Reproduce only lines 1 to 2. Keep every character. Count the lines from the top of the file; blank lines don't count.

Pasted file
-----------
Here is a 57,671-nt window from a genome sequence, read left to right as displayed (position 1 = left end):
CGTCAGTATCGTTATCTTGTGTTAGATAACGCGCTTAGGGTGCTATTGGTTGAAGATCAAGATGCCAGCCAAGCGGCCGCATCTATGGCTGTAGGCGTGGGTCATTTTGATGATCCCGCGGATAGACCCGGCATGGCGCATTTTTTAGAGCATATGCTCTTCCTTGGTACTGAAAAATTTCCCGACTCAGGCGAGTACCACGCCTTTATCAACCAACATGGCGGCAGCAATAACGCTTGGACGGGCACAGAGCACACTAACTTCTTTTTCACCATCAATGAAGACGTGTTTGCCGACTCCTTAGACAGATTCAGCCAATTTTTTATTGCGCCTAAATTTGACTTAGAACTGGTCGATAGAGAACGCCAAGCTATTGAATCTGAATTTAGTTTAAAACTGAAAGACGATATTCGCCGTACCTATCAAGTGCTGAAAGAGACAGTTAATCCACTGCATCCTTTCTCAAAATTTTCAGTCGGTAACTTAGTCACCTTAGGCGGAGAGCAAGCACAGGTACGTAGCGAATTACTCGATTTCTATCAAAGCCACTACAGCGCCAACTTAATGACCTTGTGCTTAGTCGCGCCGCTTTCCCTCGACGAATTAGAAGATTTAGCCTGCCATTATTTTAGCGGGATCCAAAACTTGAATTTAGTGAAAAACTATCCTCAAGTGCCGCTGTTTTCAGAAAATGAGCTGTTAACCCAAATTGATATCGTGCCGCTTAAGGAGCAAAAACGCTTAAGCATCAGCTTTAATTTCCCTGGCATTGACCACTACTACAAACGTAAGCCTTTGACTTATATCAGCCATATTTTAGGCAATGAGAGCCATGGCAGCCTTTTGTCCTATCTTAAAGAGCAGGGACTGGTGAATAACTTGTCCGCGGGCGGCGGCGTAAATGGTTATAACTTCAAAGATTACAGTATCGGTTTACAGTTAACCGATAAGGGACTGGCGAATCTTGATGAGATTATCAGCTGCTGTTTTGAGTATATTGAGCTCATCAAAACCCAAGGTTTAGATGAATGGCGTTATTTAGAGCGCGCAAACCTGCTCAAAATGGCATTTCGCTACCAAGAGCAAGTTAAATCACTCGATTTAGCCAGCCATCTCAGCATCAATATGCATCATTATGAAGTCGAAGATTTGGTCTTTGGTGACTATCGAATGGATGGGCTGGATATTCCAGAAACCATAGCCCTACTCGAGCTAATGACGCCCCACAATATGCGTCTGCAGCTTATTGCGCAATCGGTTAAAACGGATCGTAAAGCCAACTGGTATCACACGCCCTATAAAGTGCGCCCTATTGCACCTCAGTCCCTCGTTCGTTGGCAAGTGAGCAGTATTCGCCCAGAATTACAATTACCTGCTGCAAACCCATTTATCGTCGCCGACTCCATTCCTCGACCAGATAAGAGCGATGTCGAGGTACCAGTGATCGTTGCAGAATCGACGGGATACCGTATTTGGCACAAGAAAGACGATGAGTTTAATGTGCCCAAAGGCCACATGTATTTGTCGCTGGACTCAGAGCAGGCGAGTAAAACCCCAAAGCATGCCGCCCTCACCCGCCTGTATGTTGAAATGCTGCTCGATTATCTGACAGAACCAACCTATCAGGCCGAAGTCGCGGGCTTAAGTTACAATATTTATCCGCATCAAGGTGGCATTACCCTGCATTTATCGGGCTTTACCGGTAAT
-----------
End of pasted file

Here is a 57,671-nt window from a genome sequence, read left to right as displayed (position 1 = left end):
CGTCAGTATCGTTATCTTGTGTTAGATAACGCGCTTAGGGTGCTATTGGTTGAAGATCAAGATGCCAGCCAAGCGGCCGCATCTATGGCTGTAGGCGTGGGTCATTTTGATGATCCCGCGGATAGACCCGGCATGGCGCATTTTTTAGAGCATATGCTCTTCCTTGGTACTGAAAAATTTCCCGACTCAGGCGAGTACCACGCCTTTATCAACCAACATGGCGGCAGCAATAACGCTTGGACGGGCACAGAGCACACTAACTTCTTTTTCACCATCAATGAAGACGTGTTTGCCGACTCCTTAGACAGATTCAGCCAATTTTTTATTGCGCCTAAATTTGACTTAGAACTGGTCGATAGAGAACGCCAAGCTATTGAATCTGAATTTAGTTTAAAACTGAAAGACGATATTCGCCGTACCTATCAAGTGCTGAAAGAGACAGTTAATCCACTGCATCCTTTCTCAAAATTTTCAGTCGGTAACTTAGTCACCTTAGGCGGAGAGCAAGCACAGGTACGTAGCGAATTACTCGATTTCTATCAAAGCCACTACAGCGCCAACTTAATGACCTTGTGCTTAGTCGCGCCGCTTTCCCTCGACGAATTAGAAGATTTAGCCTGCCATTATTTTAGCGGGATCCAAAACTTGAATTTAGTGAAAAACTATCCTCAAGTGCCGCTGTTTTCAGAAAATGAGCTGTTAACCCAAATTGATATCGTGCCGCTTAAGGAGCAAAAACGCTTAAGCATCAGCTTTAATTTCCCTGGCATTGACCACTACTACAAACGTAAGCCTTTGACTTATATCAGCCATATTTTAGGCAATGAGAGCCATGGCAGCCTTTTGTCCTATCTTAAAGAGCAGGGACTGGTGAATAACTTGTCCGCGGGCGGCGGCGTAAATGGTTATAACTTCAAAGATTACAGTATCGGTTTACAGTTAACCGATAAGGGACTGGCGAATCTTGATGAGATTATCAGCTGCTGTTTTGAGTATATTGAGCTCATCAAAACCCAAGGTTTAGATGAATGGCGTTATTTAGAGCGCGCAAACCTGCTCAAAATGGCATTTCGCTACCAAGAGCAAGTTAAATCACTCGATTTAGCCAGCCATCTCAGCATCAATATGCATCATTATGAAGTCGAAGATTTGGTCTTTGGTGACTATCGAATGGATGGGCTGGATATTCCAGAAACCATAGCCCTACTCGAGCTAATGACGCCCCACAATATGCGTCTGCAGCTTATTGCGCAATCGGTTAAAACGGATCGTAAAGCCAACTGGTATCACACGCCCTATAAAGTGCGCCCTATTGCACCTCAGTCCCTCGTTCGTTGGCAAGTGAGCAGTATTCGCCCAGAATTACAATTACCTGCTGCAAACCCATTTATCGTCGCCGACTCCATTCCTCGACCAGATAAGAGCGATGTCGAGGTACCAGTGATCGTTGCAGAATCGACGGGATACCGTATTTGGCACAAGAAAGACGATGAGTTTAATGTGCCCAAAGGCCACATGTATTTGTCGCTGGACTCAGAGCAGGCGAGTAAAACCCCAAAGCATGCCGCCCTCACCCGCCTGTATGTTGAAATGCTGCTCGATTATCTGACAGAACCAACCTATCAGGCCGAAGTCGCGGGCTTAAGTTACAATATTTATCCGCATCAAGGTGGCATTACCCTGCATTTATCGGGCTTTACCGGTAAT